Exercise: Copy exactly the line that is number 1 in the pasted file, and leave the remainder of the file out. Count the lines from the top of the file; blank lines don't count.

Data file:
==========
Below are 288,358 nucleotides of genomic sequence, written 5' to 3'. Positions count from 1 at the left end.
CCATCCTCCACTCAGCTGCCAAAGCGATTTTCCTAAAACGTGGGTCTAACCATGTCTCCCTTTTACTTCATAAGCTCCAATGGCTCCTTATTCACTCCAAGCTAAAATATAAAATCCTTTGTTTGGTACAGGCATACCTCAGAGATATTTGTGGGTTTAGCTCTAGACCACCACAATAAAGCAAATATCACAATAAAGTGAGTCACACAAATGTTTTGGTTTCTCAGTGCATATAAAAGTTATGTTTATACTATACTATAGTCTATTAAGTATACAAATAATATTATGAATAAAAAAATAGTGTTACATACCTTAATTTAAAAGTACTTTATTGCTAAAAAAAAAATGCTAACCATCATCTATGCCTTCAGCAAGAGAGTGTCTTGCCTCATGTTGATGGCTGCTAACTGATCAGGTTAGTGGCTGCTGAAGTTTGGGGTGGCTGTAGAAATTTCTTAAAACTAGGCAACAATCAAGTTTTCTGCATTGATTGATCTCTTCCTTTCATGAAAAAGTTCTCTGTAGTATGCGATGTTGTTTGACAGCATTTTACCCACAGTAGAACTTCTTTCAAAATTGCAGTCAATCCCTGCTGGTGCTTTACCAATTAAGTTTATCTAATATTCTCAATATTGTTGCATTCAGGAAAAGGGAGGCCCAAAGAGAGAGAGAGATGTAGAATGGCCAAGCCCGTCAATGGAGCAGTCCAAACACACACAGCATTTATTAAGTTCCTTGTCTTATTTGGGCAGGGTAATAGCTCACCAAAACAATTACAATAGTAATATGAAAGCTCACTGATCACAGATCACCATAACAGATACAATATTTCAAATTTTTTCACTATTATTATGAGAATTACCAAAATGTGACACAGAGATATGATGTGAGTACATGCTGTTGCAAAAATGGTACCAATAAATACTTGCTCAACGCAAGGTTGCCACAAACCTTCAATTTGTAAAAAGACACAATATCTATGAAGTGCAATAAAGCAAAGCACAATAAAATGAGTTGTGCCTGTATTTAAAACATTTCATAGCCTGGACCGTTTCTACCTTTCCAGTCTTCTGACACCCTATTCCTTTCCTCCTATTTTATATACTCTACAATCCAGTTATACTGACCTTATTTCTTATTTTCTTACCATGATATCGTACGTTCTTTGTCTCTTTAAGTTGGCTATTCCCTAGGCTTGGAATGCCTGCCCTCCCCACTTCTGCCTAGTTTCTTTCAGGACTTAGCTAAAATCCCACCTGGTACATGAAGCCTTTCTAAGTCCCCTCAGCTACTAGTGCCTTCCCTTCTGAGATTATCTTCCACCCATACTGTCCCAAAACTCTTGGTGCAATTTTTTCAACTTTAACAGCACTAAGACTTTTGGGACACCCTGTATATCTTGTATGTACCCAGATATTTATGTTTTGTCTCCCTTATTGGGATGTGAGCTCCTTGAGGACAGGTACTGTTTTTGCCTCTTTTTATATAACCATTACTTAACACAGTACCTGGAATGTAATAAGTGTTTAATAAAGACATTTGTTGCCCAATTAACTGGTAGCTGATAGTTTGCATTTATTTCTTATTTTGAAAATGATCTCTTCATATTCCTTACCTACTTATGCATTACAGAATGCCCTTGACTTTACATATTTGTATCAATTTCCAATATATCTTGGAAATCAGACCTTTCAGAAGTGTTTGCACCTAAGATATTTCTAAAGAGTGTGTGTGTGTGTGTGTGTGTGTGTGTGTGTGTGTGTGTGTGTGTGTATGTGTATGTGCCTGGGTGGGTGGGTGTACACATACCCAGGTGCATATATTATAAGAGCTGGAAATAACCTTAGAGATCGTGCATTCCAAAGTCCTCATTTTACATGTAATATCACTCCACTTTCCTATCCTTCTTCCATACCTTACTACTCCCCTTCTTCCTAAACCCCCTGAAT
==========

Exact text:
Below are 288,358 nucleotides of genomic sequence, written 5' to 3'. Positions count from 1 at the left end.